Share your rockshox dual air +ve & -ve settings (and weight) please :)

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  • Share your rockshox dual air +ve & -ve settings (and weight) please :)
  • bomberman
    Member

    Got some revs. Scoured the internet and read how to set them up, took them out on Saturday for a test and i don’t think i had them set up right. It’s the first time i’ve used rockshox forks – i get that the more air you have in the -ve chamber the more supple they are but they felt like they were only using the middle third travel and ramping up at the end. I weigh 11 stone and had them at 100psi in each.

    I was thinking of bringing them down to about 85psi in both, or maybe 85 +ve and 70 -ve but i ran out of time to test it. Is it OK to have less in the -ve chamber? Do all rockshox air forks ramp up sharply at the end of their travel like this?

    If you could share your weight and +ve & -ve settings and describe how they ride that would be great help.

    Cheers!

    Premier Icon kjrogers
    Subscriber

    I weigh just under 12 stone and run 80psi +ve and -ve in my Rebas. Thats was the best feeling for me after trying lots of combinations.

    PeterPoddy
    Member

    To post air pressures and rider weights is totally pointless.
    There’s waaaay to many other variables to take into account: Fork travel, specific model of fork (the air chambers vary) weight distribution, riding style, etc etc
    Even the table RS used to print on its forks was way out.
    Learn how to set them up yourself, and KEEP BOTH PRESSURES THE SAME (or less -ve if you like a firmer feel) and certainly don’t run more negative than positive. It just sags the fork. πŸ™‚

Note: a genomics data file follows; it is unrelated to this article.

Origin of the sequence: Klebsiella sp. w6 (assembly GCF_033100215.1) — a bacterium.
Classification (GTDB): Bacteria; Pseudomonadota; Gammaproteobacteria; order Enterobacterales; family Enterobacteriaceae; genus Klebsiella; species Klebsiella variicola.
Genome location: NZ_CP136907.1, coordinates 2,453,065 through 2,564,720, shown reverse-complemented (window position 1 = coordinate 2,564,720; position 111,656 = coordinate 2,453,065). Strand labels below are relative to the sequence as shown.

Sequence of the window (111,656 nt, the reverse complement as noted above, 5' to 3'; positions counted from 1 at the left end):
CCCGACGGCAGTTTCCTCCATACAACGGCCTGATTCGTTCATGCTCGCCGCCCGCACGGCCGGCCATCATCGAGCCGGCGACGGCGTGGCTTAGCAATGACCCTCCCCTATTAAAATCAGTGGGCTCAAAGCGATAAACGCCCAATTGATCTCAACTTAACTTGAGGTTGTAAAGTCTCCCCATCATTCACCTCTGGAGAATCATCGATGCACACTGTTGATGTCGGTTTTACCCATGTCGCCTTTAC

PeterPoddy
    Member

    When setting pressures ALWAYS do it in this order or you’ll end up with an imbalance and loose travel.

    1) let out the negative air
    2) adjust the positive
    3) set negative to same as positive or 5-10 psi less. Never more!
    4) check sag or test ride
    5) if adjustment is needed either way, go back to number 1

    That’s how it’s done. Believe me. πŸ™‚

    New RS stuff has solo air, with self balancing positive and negative chambers that are always at the same pressure. Because that’s the best way. Fox shocks have always done the same thing too.
    If you set more negative than positive the negative spring pushes against the positive to equalise the pressure. Which it does by reducing travel slightly. Check it again and both pressures will be the same. Keep pumping it up and you’ll loose more travel. Try it. Then let the negative out and watch the fork extend. So it’s pointless running more negative, see? So don’t do it. πŸ™‚

    Premier Icon bigblackshed
    Subscriber

    I have to run mine very, very hard to stop them blowing through the travel. Not ideal really as I lose all of the small bump sensitivity.

    170 psi in both + & -. But I’m 120kg and ride like a hooligan.

    Premier Icon Northwind
    Subscriber

    I like the idea “Set the positive, then add negative til it moves. Works well with the old Teams at least and coincidentally ends up around 10psi under the positive with mine.

    bomberman
    Member

    Peterpoddy, with all due respect i’ve done all that and i can see how the fork works. I appreciate your advice and i won’t put more in the -ve as it seems like you’re not the only one giving that advice. The more people that post up with rider weights, fork settings and ride details the more accurate picture we can get.

    Keep on posting ’em up.

    headpotdog
    Member